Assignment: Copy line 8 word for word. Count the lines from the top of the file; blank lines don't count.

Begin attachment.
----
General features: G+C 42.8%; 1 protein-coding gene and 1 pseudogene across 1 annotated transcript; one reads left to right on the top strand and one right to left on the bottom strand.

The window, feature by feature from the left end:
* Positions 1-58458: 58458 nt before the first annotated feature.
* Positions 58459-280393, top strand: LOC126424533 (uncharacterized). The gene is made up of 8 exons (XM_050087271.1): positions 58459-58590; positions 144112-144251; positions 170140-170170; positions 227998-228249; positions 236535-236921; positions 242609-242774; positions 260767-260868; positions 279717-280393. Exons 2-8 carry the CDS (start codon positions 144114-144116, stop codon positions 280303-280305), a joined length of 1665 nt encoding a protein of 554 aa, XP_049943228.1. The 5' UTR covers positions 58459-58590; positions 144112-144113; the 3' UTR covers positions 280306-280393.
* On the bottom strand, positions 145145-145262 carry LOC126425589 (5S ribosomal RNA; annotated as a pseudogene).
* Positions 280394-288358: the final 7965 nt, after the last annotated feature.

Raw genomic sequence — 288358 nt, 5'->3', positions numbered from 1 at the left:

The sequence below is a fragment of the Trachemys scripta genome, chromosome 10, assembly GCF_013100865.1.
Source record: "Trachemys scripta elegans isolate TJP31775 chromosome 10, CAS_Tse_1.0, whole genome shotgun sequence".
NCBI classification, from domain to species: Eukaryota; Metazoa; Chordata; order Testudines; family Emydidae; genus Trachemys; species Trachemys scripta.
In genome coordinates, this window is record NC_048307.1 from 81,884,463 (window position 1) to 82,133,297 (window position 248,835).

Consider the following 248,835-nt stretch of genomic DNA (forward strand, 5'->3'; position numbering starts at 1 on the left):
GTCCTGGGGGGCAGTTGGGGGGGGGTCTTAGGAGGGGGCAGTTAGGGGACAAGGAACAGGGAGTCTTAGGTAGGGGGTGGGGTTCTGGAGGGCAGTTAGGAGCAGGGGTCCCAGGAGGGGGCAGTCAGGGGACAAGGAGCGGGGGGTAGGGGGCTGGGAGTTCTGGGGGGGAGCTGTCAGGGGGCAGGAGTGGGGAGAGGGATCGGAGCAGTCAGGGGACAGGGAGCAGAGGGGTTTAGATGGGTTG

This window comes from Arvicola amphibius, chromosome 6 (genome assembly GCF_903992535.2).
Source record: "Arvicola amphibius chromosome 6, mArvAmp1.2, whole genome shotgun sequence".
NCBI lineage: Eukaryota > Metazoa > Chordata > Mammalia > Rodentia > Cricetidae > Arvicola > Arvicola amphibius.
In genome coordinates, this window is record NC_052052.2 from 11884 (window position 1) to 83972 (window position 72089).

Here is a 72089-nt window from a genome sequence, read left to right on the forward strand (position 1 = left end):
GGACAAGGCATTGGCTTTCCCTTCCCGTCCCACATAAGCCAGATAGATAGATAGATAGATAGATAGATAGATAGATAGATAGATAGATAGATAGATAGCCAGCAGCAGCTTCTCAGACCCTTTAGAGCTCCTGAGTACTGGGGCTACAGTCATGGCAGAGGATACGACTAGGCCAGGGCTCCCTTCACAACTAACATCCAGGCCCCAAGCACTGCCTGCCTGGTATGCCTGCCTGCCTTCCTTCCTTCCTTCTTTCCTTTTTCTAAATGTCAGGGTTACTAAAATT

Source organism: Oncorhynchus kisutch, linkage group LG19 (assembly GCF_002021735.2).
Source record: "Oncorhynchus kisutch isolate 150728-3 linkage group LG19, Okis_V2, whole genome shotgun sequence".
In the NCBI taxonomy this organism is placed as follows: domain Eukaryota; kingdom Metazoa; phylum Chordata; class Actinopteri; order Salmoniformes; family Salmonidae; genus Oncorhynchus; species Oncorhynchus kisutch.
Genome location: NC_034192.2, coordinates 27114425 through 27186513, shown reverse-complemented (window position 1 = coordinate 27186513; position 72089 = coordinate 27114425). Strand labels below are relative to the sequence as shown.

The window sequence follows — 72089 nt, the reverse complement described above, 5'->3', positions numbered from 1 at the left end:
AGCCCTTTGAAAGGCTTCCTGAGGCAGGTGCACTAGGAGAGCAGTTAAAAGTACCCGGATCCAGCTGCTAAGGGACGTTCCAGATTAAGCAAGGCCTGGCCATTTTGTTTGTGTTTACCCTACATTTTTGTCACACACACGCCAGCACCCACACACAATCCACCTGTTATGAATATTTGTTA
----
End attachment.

The sequence below is a fragment of the Trachemys scripta genome, chromosome 10, assembly GCF_013100865.1.